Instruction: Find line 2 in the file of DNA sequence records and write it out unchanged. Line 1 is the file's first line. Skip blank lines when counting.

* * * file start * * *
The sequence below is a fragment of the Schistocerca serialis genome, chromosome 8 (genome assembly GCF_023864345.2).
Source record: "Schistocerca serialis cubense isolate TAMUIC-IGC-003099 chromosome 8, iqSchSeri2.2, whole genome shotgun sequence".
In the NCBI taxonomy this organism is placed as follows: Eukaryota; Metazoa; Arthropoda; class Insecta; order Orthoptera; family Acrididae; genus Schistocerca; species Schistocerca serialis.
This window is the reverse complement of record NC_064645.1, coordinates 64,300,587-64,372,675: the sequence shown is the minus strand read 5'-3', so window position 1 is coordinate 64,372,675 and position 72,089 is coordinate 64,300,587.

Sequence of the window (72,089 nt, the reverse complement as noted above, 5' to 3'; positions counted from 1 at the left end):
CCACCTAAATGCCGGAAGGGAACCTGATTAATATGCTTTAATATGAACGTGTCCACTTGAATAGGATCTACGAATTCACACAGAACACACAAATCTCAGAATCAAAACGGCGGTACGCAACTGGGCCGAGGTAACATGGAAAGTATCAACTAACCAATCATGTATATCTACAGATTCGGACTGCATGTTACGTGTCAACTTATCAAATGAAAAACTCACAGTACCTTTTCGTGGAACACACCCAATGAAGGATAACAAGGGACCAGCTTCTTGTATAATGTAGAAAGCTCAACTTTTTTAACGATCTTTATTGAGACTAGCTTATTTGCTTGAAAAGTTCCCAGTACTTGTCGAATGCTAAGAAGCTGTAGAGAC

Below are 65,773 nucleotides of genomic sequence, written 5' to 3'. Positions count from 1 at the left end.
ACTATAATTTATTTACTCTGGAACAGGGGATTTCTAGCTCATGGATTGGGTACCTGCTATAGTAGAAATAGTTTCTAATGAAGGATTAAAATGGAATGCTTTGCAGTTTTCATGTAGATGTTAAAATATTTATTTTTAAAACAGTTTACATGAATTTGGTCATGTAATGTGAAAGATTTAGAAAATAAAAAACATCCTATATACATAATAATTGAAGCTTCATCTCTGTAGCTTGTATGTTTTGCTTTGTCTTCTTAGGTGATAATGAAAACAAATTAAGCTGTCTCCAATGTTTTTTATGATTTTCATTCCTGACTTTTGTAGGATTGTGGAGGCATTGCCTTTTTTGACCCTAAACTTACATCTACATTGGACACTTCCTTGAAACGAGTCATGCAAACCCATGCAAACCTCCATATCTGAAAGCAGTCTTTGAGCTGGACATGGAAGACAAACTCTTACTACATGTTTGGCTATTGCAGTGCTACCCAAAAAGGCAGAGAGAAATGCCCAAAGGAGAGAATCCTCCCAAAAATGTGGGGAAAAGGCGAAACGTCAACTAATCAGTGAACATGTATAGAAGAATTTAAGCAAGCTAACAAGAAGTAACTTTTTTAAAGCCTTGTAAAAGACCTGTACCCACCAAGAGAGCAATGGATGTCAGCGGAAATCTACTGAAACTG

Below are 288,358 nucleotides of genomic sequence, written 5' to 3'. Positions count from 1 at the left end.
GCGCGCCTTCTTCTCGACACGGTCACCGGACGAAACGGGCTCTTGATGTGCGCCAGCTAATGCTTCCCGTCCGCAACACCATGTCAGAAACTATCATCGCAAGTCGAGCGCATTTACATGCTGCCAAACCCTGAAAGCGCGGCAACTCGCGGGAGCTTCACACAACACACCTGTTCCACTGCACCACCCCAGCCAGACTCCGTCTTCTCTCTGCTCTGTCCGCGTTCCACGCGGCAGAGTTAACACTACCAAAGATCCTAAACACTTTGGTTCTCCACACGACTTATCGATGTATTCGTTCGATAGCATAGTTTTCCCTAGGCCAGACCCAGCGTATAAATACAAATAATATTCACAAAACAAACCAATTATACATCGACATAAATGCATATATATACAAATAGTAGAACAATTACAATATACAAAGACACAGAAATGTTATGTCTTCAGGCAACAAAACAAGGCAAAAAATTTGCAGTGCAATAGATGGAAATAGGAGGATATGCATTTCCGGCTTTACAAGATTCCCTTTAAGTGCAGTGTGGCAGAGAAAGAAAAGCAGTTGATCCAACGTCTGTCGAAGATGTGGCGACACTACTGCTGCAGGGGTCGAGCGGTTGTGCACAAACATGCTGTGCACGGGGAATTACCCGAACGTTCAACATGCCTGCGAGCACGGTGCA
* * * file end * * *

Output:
Source record: "Schistocerca serialis cubense isolate TAMUIC-IGC-003099 chromosome 8, iqSchSeri2.2, whole genome shotgun sequence".